Scientists from the SEAFDEC developed a technique to determine the sex of Epinephelus lanceolatus broodstock through its skin mucus.
Currently, the sex determination of groupers is made by cannulation biopsy which is a very stressful and difficult technique due to the size of the broodstock.
To aid in the monitoring of female maturation, researchers developed a non-invasive method based on immunoassay of vitellogenin in skin mucus, a protein that is present in females. The new technique was effective in detecting female maturation 9 ± 2 months prior to first observation of oocytes through gonadal biopsy. The new method simply detects the presence or absence of the protein to faithfully determine the sex of the fish.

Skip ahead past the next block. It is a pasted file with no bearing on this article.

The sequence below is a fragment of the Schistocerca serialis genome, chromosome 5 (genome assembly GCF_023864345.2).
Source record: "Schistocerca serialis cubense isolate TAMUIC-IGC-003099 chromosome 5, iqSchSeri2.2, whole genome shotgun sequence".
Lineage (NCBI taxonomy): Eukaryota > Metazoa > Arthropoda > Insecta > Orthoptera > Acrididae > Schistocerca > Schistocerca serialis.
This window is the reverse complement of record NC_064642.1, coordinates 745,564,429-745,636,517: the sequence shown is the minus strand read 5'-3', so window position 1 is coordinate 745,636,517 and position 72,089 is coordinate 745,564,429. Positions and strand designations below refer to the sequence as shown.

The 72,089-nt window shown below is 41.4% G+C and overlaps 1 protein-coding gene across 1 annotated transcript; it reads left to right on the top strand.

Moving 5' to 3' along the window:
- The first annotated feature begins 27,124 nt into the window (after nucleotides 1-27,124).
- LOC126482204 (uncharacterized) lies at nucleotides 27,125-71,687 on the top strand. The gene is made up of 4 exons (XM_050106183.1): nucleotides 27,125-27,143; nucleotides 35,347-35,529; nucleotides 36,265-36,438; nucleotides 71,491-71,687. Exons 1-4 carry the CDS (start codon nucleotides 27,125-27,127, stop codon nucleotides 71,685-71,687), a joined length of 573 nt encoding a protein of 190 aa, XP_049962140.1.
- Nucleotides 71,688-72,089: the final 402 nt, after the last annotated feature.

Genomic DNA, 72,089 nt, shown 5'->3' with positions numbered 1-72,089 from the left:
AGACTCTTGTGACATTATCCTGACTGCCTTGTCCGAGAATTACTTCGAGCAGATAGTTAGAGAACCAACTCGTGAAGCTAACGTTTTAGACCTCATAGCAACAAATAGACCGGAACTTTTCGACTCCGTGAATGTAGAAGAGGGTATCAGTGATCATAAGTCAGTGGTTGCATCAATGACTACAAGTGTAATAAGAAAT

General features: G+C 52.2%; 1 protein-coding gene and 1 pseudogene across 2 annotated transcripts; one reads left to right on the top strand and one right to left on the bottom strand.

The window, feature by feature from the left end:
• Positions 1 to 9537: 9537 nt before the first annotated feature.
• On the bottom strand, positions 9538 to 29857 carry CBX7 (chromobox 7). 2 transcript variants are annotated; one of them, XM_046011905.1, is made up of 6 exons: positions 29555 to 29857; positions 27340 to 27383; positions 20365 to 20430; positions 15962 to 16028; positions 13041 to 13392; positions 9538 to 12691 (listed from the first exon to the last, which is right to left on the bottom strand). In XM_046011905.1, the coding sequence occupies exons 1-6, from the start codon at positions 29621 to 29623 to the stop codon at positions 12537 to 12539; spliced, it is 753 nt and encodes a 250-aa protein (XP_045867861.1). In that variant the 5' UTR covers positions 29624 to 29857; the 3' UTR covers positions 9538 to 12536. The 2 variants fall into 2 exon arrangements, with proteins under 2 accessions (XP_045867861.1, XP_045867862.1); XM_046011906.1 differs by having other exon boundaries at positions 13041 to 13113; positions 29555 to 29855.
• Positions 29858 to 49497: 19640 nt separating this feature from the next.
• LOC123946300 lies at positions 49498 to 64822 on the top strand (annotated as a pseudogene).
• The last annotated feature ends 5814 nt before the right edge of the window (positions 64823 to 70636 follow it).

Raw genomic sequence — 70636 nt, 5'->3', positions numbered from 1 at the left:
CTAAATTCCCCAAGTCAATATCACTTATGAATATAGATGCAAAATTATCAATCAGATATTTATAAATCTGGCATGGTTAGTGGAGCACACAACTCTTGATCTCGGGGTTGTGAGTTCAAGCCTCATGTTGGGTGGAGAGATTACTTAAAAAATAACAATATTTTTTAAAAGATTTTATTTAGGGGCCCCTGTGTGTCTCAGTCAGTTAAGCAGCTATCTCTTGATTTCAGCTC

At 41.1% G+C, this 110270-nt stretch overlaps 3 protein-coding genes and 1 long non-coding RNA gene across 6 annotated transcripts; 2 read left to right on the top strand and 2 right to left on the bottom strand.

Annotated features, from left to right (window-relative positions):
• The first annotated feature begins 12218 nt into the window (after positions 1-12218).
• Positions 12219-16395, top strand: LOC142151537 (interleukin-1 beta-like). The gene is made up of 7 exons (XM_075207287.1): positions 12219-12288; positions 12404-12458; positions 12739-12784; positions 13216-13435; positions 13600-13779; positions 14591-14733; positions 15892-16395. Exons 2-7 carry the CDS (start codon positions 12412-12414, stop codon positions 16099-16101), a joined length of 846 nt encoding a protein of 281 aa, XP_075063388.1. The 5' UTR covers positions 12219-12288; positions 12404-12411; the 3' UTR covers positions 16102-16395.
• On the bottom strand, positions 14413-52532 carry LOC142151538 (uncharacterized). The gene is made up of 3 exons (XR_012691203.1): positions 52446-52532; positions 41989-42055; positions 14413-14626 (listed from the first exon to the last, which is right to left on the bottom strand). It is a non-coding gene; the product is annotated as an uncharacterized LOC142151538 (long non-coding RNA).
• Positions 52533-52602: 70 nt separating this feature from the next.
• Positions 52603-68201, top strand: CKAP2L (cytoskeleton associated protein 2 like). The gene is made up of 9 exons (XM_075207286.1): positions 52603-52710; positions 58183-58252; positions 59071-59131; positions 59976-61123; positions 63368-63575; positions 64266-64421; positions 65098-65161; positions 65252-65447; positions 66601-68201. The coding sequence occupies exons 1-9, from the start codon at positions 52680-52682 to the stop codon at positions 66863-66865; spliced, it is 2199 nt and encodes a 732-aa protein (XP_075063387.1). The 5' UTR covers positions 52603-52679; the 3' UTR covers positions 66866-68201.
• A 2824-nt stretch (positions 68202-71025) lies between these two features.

For more details about the method, read Reproductive development of the threatened giant grouper Epinephelus lanceolatus here.